Becoming Better Sports Medicine Professionals
2 minute read
The 2 things that I've noticed about professional and high-level collegiate sports over time are that athletes are progressively becoming bigger, stronger, and faster. And that it's now assumed that athletes will experience a soft-tissue injury—small or large—over the course of their career.
A study conducted in 2009 suggested that in elite athletics, the fastest runners and swimmers are becoming not only faster, but also heavier and taller.1 This same study suggested that this positive correlation of increased athletic ability and size can be expected to continue. Increases in sheer size and athletic ability seen in these premier athletes can be attributed to increased knowledge in strength and conditioning, increased knowledge in nutrition and supplementation, and new equipment options to choose from.
Another study of university level athletes across 7 sport disciplines reported athletes sustained on average more than 2 injuries each year.2 Personally, I found this statistic to be very concerning. It's apparent to me that the increased intensity and speed that these now bigger and stronger athletes perform at has played a role in injuries becoming a normal part of athletics.
Let's turn our attention to a six-foot eight-inch, 250-pound professional basketball player, in his 16th year in the National Basketball Association, who has played in 1,198 games out of a possible 1,312 games. This athlete is Lebron James. Now, his performance, stats, and longevity could very well be attributed to James being a freak of nature, but I don't think that is solely the case. It's been reported that James spends a large amount of money per year on his body by using the best sports medicine professionals in the business. And while I could go on and talk about James, his performance, and his medical team, I want to focus on the latter.
If athletes today are at the peak of athletic performance and ability, shouldn't we as sports medicine professionals be at the peak of our knowledge and skills to work with them?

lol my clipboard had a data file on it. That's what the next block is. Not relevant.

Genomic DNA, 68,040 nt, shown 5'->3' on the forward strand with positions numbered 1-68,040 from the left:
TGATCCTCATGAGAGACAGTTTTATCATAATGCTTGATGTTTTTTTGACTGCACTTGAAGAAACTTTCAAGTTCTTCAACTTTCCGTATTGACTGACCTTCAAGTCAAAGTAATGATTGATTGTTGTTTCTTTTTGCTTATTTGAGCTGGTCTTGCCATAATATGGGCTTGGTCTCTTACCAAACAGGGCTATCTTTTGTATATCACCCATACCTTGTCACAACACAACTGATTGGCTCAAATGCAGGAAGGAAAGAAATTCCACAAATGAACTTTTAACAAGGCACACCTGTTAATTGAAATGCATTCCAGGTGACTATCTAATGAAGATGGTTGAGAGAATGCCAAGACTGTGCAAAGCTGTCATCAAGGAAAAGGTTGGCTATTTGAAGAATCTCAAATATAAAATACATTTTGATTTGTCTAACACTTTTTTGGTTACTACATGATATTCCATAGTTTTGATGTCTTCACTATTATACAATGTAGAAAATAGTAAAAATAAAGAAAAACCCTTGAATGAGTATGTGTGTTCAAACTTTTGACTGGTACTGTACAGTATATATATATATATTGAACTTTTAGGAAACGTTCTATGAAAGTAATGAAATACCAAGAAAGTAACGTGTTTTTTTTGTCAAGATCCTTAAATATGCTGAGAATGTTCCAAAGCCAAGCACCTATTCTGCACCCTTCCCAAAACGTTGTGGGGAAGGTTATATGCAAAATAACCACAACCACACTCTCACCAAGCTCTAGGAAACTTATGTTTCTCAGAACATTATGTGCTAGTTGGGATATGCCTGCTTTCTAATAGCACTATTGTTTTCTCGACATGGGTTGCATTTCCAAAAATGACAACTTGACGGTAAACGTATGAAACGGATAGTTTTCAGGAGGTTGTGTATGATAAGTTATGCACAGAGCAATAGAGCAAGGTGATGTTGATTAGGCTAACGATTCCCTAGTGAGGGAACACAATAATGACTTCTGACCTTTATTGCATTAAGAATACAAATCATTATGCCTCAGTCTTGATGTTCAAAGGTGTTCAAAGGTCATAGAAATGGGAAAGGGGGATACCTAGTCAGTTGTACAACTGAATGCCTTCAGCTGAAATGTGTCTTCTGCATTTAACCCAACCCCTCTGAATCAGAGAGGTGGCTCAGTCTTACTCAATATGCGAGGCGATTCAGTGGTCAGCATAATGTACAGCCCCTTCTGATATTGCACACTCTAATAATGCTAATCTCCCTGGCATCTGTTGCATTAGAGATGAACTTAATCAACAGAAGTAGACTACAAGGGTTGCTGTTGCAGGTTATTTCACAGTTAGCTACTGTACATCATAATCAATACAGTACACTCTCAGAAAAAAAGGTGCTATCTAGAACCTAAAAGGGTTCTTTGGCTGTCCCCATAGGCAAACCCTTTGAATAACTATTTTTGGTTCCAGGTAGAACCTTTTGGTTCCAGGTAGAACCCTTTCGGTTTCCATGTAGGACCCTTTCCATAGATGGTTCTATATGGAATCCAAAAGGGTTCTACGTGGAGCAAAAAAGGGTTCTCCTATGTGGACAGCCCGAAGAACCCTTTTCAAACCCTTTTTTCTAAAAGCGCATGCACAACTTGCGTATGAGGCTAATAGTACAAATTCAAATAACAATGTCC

In physical therapy school we learn about the basics of exercise technique, manual therapy, and injury prevention. But that's just covering the surface.
In order for us to take the next step in helping athletes succeed and perform to their best abilities, we, as professionals, must keep up on the new and current evidence on athlete injury prevention and body maintenance.
A common issue reported in research is poor or lack of communication between physical therapists and strength and conditioning coaches. One article stated that in order to reach the best outcomes, communication and collaboration among all individuals caring for the athlete is a must.3 This would suggest that at a minimum we need to be in contact with our athletes' strength and conditioning professionals. As physical therapy students learning the basics of strength training programs and actively trying to bridge the gap between physical therapy and strength and conditioning, I hope that we are working toward better collaboration and communication with our counterparts.
Just like our young athletes starting off with a dream to make it big, there's only 1 way to reach the professional level. Constant hard work on our craft. If we can continue to push ourselves and evolve as sports medicine professionals in ways that might not have been the norm before, we can potentially change the game when it comes to elite athletes and sports injuries.
Matthew Buchner, SPT, is a student at Sacred Heart University. He has a strong interest in the fields of sports physical therapy and sports medicine.
Charles JD, Bejan A. The evolution of speed, size, and shape in modern athletics. J Exp Biol. 2009;212(Pt 15):2419–2425.
Lemoyne J, Poulin C, Richer N, Bussières A. Analyzing injuries among university-level athletes: prevalence, patterns, and risk factors. J Can Chiropr Assoc. 2017;61(2):88–95.
Reiman MP, Lorenz DS. Integration of strength and conditioning principles into a rehabilitation program. Int J Sports Phys Ther. 2011;6(3):241–253.